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I have a list that I am trying to fill with numbers from a different List. However, when I change the number in the list I copied from, it changes them in the other list. Is there any way to stop this from happening?

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Collections.copy(List1, List2); You can change the values in list1 and it won't affect list2 –  Akhil Dev Jun 27 '12 at 18:45
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Could we see some code? Seeing how you're trying to do it right now can help us give you the most useful answer to your question. –  MattS Jun 27 '12 at 18:46
    
you make only a shallow copy. stackoverflow.com/questions/184710/… –  duffy356 Jun 27 '12 at 18:48
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can you give us more specifics of the objects your using? –  Bob Sinclar Jun 27 '12 at 18:48
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3 Answers

up vote 4 down vote accepted

You need to copy the values in your list into a new list:

List<Integer> list1 = Arrays.asList(1, 2, 3);
List<Integer> list2 = new ArrayList<String>(list1); // copy the values of list1 into list2

That will copy all of the values in list1 into list2. Then you can make changes to list2 without modifying list1 and vice versa.


Just to clarify:

That will not do a deep copy. However, this is not an issue of deep/shallow copying. The issue here is that the OP was passing his list into another method and then was surprised to learn that his list had had numbers added/removed.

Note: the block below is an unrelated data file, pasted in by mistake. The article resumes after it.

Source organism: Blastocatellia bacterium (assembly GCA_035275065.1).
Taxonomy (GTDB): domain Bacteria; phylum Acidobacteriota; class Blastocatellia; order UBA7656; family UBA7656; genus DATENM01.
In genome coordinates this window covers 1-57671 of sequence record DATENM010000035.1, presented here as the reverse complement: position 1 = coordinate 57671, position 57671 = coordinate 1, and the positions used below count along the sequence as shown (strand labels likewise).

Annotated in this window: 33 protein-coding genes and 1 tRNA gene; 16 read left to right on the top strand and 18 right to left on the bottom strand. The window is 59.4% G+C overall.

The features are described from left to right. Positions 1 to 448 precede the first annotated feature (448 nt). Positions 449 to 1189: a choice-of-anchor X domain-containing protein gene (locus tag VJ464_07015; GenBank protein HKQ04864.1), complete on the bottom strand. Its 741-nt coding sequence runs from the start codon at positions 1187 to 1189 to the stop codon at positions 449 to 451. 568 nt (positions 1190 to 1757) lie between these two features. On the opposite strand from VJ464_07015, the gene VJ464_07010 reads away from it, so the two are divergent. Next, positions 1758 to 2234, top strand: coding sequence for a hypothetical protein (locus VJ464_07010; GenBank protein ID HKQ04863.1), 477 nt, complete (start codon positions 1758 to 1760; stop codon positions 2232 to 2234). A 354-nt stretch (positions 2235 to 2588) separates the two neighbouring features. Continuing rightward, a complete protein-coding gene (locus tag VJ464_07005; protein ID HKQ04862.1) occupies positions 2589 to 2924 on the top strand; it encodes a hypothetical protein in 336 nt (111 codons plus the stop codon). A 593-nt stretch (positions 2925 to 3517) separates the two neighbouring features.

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Doesn't collections.copy do a shallow copy too? You need a deep copy if you want to have separate objects. It also depends which implementation of the List interface is he using... Check this out: stackoverflow.com/questions/689370/… –  Gamb Jun 27 '12 at 18:50
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@TimPote, if he had primitives he wouldn't have this problem since they are immutable... –  dacwe Jun 27 '12 at 18:53
    
Indeed. The OP should be using immutable primitives, or doing the deep copy explicitly. –  Louis Wasserman Jun 27 '12 at 19:01
    
@LouisWasserman My initial interpretation was that the OP was passing a reference to his List to another method and then was surprised that his List had had numbers add/removed as a result. Now I'm just unsure about what exactly he means. I await more information from the OP. –  Tim Pote Jun 27 '12 at 19:05
    
I didn't assume he was using primitives to I expected the worst case. He's going to need to clone() the objects if his list doesn't store primitives. But indeed, we require a little extra info. –  Gamb Jun 27 '12 at 19:06
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The two Lists contain references to the same number objects. Change a number in the first list, and you're changing the same object referenced by the second list.

To maintain two Lists with separate independent copies of the numbers, you'll need to copy the List, e.g. with Collections.copy.

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Now that I'm re-reading it I'm a little unsure about what his issue is. I initially thought he was using the same List (i.e. passing his reference to another method). I see how you interpreted it however, and it's unclear what exactly's going on. –  Tim Pote Jun 27 '12 at 19:01
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You need to do deep copy on list's object. use Collections.copy(List1, List2); or write your custom code.

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